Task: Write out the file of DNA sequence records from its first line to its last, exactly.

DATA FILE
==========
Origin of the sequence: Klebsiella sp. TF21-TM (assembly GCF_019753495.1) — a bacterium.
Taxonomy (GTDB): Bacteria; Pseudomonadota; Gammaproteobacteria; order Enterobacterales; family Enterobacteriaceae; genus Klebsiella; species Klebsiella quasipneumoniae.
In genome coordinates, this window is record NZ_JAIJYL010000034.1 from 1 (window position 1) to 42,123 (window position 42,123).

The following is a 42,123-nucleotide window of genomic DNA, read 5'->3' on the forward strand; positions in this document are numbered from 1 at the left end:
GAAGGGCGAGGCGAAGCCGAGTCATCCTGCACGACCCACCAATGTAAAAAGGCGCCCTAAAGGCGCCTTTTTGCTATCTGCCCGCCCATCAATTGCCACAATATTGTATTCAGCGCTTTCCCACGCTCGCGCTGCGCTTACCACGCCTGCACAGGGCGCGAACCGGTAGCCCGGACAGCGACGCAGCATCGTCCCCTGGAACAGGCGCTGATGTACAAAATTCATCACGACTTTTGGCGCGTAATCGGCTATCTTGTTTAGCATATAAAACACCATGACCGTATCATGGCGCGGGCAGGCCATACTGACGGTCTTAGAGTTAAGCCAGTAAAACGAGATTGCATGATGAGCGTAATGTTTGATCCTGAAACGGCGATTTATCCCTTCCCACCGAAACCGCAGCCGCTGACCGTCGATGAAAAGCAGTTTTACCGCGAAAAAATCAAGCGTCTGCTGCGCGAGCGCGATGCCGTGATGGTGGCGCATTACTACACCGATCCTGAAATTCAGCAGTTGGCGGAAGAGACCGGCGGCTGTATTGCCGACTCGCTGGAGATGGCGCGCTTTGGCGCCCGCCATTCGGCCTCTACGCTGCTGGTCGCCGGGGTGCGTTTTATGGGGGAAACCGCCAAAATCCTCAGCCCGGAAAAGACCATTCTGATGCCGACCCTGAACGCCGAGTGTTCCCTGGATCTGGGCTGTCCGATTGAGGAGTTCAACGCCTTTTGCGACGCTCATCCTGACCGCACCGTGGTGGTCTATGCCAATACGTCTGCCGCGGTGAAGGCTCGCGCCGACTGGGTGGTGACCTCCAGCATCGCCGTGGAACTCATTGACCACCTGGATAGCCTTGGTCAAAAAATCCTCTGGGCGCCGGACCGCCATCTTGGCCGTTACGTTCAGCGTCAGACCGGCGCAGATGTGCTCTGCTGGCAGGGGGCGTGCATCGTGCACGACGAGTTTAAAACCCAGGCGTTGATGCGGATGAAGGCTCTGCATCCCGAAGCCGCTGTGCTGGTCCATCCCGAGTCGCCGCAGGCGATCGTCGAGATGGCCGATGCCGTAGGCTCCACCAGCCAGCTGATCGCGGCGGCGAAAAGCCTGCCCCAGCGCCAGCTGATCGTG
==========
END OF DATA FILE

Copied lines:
Origin of the sequence: Klebsiella sp. TF21-TM (assembly GCF_019753495.1) — a bacterium.
Taxonomy (GTDB): Bacteria; Pseudomonadota; Gammaproteobacteria; order Enterobacterales; family Enterobacteriaceae; genus Klebsiella; species Klebsiella quasipneumoniae.
In genome coordinates, this window is record NZ_JAIJYL010000034.1 from 1 (window position 1) to 42,123 (window position 42,123).

The following is a 42,123-nucleotide window of genomic DNA, read 5'->3' on the forward strand; positions in this document are numbered from 1 at the left end:
GAAGGGCGAGGCGAAGCCGAGTCATCCTGCACGACCCACCAATGTAAAAAGGCGCCCTAAAGGCGCCTTTTTGCTATCTGCCCGCCCATCAATTGCCACAATATTGTATTCAGCGCTTTCCCACGCTCGCGCTGCGCTTACCACGCCTGCACAGGGCGCGAACCGGTAGCCCGGACAGCGACGCAGCATCGTCCCCTGGAACAGGCGCTGATGTACAAAATTCATCACGACTTTTGGCGCGTAATCGGCTATCTTGTTTAGCATATAAAACACCATGACCGTATCATGGCGCGGGCAGGCCATACTGACGGTCTTAGAGTTAAGCCAGTAAAACGAGATTGCATGATGAGCGTAATGTTTGATCCTGAAACGGCGATTTATCCCTTCCCACCGAAACCGCAGCCGCTGACCGTCGATGAAAAGCAGTTTTACCGCGAAAAAATCAAGCGTCTGCTGCGCGAGCGCGATGCCGTGATGGTGGCGCATTACTACACCGATCCTGAAATTCAGCAGTTGGCGGAAGAGACCGGCGGCTGTATTGCCGACTCGCTGGAGATGGCGCGCTTTGGCGCCCGCCATTCGGCCTCTACGCTGCTGGTCGCCGGGGTGCGTTTTATGGGGGAAACCGCCAAAATCCTCAGCCCGGAAAAGACCATTCTGATGCCGACCCTGAACGCCGAGTGTTCCCTGGATCTGGGCTGTCCGATTGAGGAGTTCAACGCCTTTTGCGACGCTCATCCTGACCGCACCGTGGTGGTCTATGCCAATACGTCTGCCGCGGTGAAGGCTCGCGCCGACTGGGTGGTGACCTCCAGCATCGCCGTGGAACTCATTGACCACCTGGATAGCCTTGGTCAAAAAATCCTCTGGGCGCCGGACCGCCATCTTGGCCGTTACGTTCAGCGTCAGACCGGCGCAGATGTGCTCTGCTGGCAGGGGGCGTGCATCGTGCACGACGAGTTTAAAACCCAGGCGTTGATGCGGATGAAGGCTCTGCATCCCGAAGCCGCTGTGCTGGTCCATCCCGAGTCGCCGCAGGCGATCGTCGAGATGGCCGATGCCGTAGGCTCCACCAGCCAGCTGATCGCGGCGGCGAAAAGCCTGCCCCAGCGCCAGCTGATCGTG